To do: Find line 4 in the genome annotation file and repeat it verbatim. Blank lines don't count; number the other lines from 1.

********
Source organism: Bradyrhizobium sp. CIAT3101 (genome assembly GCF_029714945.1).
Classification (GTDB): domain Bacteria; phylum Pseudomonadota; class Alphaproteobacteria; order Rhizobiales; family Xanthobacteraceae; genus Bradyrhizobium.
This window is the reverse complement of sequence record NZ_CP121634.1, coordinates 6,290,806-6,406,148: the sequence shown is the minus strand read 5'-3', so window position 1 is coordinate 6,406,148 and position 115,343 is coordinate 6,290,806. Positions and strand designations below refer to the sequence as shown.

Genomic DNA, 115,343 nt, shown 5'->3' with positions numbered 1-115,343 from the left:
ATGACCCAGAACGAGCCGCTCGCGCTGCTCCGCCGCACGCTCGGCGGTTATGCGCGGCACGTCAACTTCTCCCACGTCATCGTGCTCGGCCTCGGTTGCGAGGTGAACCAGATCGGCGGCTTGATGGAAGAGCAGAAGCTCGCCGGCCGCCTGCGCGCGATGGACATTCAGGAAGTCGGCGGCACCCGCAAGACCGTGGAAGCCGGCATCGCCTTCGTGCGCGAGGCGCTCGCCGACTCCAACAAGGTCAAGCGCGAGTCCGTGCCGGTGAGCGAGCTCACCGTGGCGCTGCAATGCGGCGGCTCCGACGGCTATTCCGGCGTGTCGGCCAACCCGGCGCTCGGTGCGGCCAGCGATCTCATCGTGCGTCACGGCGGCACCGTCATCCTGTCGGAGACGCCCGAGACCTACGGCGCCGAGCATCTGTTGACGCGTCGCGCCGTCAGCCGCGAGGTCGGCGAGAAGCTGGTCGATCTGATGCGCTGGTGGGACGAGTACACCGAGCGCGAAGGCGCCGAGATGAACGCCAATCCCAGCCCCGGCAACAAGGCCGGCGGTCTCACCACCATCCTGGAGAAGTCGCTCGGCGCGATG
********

Genomic DNA, 115,343 nt, shown 5'->3' with positions numbered 1-115,343 from the left: